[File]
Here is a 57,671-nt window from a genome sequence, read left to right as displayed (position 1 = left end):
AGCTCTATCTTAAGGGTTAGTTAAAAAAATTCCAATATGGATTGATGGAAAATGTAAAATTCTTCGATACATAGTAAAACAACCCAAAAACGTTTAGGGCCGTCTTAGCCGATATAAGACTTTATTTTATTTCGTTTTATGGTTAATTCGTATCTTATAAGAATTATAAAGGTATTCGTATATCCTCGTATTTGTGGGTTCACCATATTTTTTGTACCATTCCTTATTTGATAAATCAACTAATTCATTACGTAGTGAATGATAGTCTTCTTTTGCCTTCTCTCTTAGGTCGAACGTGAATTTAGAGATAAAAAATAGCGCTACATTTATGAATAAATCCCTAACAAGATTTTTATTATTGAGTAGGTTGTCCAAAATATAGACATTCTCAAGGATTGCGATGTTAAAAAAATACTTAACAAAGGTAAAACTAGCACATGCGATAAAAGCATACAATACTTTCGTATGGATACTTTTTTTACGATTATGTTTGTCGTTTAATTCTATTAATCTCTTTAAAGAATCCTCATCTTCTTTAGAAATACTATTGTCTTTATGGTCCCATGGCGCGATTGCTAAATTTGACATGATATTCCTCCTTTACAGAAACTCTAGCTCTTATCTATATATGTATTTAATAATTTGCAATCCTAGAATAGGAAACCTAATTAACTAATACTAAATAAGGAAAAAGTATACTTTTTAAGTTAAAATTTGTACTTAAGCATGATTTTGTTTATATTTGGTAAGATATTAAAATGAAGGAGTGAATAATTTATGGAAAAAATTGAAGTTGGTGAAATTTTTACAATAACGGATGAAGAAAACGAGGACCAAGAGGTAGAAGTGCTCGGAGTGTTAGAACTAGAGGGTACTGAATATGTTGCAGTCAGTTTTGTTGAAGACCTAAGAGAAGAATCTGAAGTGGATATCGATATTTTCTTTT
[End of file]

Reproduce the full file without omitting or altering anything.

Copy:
Here is a 57,671-nt window from a genome sequence, read left to right as displayed (position 1 = left end):
AGCTCTATCTTAAGGGTTAGTTAAAAAAATTCCAATATGGATTGATGGAAAATGTAAAATTCTTCGATACATAGTAAAACAACCCAAAAACGTTTAGGGCCGTCTTAGCCGATATAAGACTTTATTTTATTTCGTTTTATGGTTAATTCGTATCTTATAAGAATTATAAAGGTATTCGTATATCCTCGTATTTGTGGGTTCACCATATTTTTTGTACCATTCCTTATTTGATAAATCAACTAATTCATTACGTAGTGAATGATAGTCTTCTTTTGCCTTCTCTCTTAGGTCGAACGTGAATTTAGAGATAAAAAATAGCGCTACATTTATGAATAAATCCCTAACAAGATTTTTATTATTGAGTAGGTTGTCCAAAATATAGACATTCTCAAGGATTGCGATGTTAAAAAAATACTTAACAAAGGTAAAACTAGCACATGCGATAAAAGCATACAATACTTTCGTATGGATACTTTTTTTACGATTATGTTTGTCGTTTAATTCTATTAATCTCTTTAAAGAATCCTCATCTTCTTTAGAAATACTATTGTCTTTATGGTCCCATGGCGCGATTGCTAAATTTGACATGATATTCCTCCTTTACAGAAACTCTAGCTCTTATCTATATATGTATTTAATAATTTGCAATCCTAGAATAGGAAACCTAATTAACTAATACTAAATAAGGAAAAAGTATACTTTTTAAGTTAAAATTTGTACTTAAGCATGATTTTGTTTATATTTGGTAAGATATTAAAATGAAGGAGTGAATAATTTATGGAAAAAATTGAAGTTGGTGAAATTTTTACAATAACGGATGAAGAAAACGAGGACCAAGAGGTAGAAGTGCTCGGAGTGTTAGAACTAGAGGGTACTGAATATGTTGCAGTCAGTTTTGTTGAAGACCTAAGAGAAGAATCTGAAGTGGATATCGATATTTTCTTTT